“The long and the short of this is that it is very complicated but that is the way these things work”

On the question of complexity we pointed out that an abstention on a vote could appear neutral, rather than coming out strongly either way.

Mr Lucas responded: “Well, I voted against the Government last night because I voted for a Labour amendment which they opposed and that we lost. There was a separate vote, which is not the one people are talking about, which was an abstention.

“As I have explained, that vote contained elements which I actually do support such as the increase in the national minimum wage. If you argue that people vote against that, they therefore oppose that policy, then you have to accept for example if you are a member of Plaid Cymru that it means you are against a national minimum wage. Is that their position?”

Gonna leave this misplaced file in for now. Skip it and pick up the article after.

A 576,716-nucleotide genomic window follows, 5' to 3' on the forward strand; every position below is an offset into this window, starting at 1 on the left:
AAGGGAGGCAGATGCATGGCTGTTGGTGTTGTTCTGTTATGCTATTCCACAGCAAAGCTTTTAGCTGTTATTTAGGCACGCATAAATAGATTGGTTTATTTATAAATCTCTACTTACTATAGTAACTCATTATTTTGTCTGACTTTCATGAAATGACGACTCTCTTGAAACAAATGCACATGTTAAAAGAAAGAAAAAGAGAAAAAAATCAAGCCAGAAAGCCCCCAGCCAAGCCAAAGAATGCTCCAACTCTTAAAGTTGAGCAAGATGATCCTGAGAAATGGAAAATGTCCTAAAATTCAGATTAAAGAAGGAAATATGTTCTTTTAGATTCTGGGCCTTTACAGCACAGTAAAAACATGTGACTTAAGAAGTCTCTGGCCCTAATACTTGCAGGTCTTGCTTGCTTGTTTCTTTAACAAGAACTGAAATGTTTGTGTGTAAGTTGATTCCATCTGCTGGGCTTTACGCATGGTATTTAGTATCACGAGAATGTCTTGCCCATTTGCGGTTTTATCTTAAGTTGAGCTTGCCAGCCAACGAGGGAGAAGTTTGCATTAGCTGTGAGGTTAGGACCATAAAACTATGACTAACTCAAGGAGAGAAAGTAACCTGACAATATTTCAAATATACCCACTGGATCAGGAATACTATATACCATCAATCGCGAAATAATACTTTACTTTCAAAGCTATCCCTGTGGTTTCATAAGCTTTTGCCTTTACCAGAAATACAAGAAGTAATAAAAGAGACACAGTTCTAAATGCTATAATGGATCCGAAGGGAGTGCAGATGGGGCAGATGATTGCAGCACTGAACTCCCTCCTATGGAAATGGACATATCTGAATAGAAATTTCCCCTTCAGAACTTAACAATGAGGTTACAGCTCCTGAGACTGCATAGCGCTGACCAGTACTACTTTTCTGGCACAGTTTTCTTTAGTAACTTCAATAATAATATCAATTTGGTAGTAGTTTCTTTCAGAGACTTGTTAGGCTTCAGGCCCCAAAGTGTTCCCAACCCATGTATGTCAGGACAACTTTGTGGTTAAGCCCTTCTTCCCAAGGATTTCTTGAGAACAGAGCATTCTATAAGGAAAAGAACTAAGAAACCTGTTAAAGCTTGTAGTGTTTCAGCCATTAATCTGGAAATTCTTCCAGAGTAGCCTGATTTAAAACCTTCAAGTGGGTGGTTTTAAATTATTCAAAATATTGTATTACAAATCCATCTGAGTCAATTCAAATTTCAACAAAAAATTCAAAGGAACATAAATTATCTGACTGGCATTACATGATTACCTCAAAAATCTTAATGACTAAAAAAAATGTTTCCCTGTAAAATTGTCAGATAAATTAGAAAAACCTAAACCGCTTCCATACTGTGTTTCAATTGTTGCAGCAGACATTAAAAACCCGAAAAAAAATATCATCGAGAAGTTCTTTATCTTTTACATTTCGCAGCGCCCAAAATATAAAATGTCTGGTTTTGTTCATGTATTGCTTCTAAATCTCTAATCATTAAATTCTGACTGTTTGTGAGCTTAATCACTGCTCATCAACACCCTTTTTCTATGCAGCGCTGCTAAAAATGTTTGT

We asked if he supported fellow Labour MP’s, such as Andy Burnham, who have come out today to state they would oppose the bill at future readings. Mr Lucas told us: “If there are no changes to the bill Andy Burnham said yesterday that he would vote against a third reading. I will make my decision when the vote actually comes up as we don’t know what we are voting on until then.

“I will be guided by in the first instance by what the then leader says, and we do not know yet who that will be and where we are and what the bill contains. It is very difficult for me now to say what I will be doing in six months time. ”

The abstention action has been described by some in Labour as showing ‘understanding of public concerns about high costs of welfare spending’, so we asked if that was representative of his vote. Mr Lucas told us: “There is an issue relating to the high levels of welfare spending. We need welfare reform, but we need it of the right type. When I speak to people in Wrexham, and I have done alot of that on a continuous basis, even more than usual in the last year, that is an issue of major concern. Those people who say it is not an issue are not engaged with what people in Wrexham are talking about.”

The Commons backed the Welfare Reform and Work Bill by 308 to 124 votes, with 48 Labour MP’s going against the Labour Party whip and voting against it rather than abstaining.